The area in the foreground is over railroad tracks. It is just north of the Steele Wedeles Company building or what is now the location of the Westin Chicago River North hotel.

Toward the top of the dark building at left is the word “PAPER.” A man at left appears to be sweeping the brick surface near the trolley tracks. In the distance past the right side of the street is the Chicago Varnish Company Building. The sign on top of the building reads “Hunter Walton & Co.,” a manufacturer of dairy products that is still in business – although today, Harry Caray’s Italian Steakhouse occupies the building.

In the rail yard at right that is now Marina City is a small structure and on top of it is a sign that reads...


Galena & Chicago Union Railroad merged with several other rail lines to form Chicago & Northwestern Railroad. C&NW was a major midwestern railway system until 1995, when it was acquired by Union Pacific.

1950s aerial photo of rail yard

(Above) An aerial photo from 1950 for the Metropolitan Planning Council showing the rail yard over which Marina City will be built. (Below) Detail from the photo.

Detail from aerial photo of rail yard

1951 map of 300 block of North State Street

(Left) 1951 map showing Dearborn Street (left) and State Street (right) just north of the river as concrete and steel viaducts 16 feet over the Chicago & Northwestern Railway State Street Yard. The yard is on Carroll Avenue, although North Water Street is also referenced. Equipment for a CTA subway is located below State Street just north of the bridge.

The building along Kinzie Street in the upper left corner is divided into six units, including a parking garage with a 30,000 gallon water tank on the roof (see detail below). The building at Kinzie and State in the upper right corner contains eight units.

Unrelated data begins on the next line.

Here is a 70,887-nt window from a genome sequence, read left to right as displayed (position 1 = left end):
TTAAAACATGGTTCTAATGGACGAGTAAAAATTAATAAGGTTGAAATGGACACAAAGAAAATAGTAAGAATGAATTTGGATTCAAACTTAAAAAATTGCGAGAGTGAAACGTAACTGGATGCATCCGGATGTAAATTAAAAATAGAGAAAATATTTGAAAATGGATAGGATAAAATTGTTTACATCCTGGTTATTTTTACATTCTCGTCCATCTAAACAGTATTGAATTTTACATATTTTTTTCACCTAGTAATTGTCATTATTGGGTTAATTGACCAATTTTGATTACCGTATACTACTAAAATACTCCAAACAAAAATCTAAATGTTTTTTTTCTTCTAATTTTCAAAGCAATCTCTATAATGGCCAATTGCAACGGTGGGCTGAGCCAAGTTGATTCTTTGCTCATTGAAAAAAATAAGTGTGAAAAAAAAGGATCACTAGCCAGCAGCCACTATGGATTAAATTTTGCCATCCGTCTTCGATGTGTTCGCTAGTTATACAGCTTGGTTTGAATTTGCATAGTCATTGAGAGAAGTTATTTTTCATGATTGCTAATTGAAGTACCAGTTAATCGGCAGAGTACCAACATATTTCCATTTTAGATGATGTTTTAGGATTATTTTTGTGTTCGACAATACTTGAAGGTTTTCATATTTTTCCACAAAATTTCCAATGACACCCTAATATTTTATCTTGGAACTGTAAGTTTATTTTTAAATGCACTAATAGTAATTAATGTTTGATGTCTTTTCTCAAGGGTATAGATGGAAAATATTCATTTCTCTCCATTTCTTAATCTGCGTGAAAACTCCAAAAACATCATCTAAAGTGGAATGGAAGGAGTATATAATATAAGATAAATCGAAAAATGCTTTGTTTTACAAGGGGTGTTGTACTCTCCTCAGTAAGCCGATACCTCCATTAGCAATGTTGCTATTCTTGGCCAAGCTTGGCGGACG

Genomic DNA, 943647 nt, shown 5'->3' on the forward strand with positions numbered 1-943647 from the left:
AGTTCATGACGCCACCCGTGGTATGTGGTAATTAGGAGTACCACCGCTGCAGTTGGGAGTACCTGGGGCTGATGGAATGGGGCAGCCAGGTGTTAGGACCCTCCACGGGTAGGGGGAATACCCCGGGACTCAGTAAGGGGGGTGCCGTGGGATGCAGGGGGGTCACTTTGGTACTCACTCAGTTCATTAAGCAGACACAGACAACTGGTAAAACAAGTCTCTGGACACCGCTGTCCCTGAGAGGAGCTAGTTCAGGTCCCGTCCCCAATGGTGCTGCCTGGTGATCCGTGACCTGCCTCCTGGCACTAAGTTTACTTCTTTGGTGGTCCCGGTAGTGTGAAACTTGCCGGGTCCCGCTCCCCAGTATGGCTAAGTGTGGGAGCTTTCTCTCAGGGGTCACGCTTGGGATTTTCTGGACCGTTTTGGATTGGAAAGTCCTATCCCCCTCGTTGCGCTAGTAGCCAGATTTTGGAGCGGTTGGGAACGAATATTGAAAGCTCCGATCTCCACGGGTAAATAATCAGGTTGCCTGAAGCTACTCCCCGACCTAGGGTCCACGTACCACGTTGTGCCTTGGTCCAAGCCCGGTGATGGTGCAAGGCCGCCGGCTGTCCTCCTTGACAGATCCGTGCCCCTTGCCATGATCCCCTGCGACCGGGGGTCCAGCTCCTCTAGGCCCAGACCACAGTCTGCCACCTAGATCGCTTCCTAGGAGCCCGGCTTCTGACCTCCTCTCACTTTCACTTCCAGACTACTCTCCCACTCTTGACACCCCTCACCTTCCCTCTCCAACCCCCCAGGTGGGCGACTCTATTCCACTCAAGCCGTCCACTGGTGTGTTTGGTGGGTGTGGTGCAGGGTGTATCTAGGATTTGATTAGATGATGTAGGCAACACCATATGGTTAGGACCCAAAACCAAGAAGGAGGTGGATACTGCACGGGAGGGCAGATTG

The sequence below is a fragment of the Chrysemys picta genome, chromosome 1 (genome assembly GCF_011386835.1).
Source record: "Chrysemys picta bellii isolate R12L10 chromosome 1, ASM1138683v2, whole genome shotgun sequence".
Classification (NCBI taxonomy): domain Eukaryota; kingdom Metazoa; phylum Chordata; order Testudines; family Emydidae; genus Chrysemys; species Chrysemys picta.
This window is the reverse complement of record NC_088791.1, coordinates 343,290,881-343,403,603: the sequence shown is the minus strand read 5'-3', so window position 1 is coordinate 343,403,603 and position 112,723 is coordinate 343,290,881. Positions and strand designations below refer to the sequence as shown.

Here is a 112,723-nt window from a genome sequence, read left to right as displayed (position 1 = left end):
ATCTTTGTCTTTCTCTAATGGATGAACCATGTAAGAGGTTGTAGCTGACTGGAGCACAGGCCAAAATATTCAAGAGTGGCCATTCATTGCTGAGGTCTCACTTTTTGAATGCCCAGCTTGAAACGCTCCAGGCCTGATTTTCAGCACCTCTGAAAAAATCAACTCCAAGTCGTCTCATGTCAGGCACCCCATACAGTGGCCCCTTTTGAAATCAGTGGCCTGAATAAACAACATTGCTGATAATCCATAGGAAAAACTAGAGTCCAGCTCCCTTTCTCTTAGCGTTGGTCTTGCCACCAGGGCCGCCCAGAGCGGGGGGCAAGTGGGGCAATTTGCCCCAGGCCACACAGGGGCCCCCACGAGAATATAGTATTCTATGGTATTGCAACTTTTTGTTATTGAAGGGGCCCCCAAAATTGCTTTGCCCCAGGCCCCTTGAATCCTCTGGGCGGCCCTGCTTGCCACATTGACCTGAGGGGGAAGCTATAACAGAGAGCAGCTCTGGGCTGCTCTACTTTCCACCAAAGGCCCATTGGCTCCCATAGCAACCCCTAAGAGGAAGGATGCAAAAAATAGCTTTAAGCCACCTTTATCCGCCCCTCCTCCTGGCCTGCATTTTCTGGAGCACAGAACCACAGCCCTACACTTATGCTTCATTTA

1951 map of buildings along West Kinzie Street

When it was sold to Marina City developers in December 1959, the property was a vacant lot except for a 34-foot wide strip of railroad tracks that ran through the north half of the site and extended west to Merchandise Mart.

Below the site was part of Chicago’s extensive tunnel system. When caissons were being drilled for Marina City, they went through some of the long-abandoned tunnels.

Wacker Drive circa 1959

(Above) Chicago River near North Wabash Avenue, circa 1959. Wacker Drive at left. Chicago Sun-Times Building at right. Marina City will be built in the mostly empty space seen to the left of the Chicago Sun-Times Building.

(Below) Today, the abandoned railroad tracks (barely visible in the ground at lower right) extend east and west directly below the private driveway. The grating at right is the driveway entrance from State Street.

Photo by Steven Dahlman

Last updated 10-Jun-13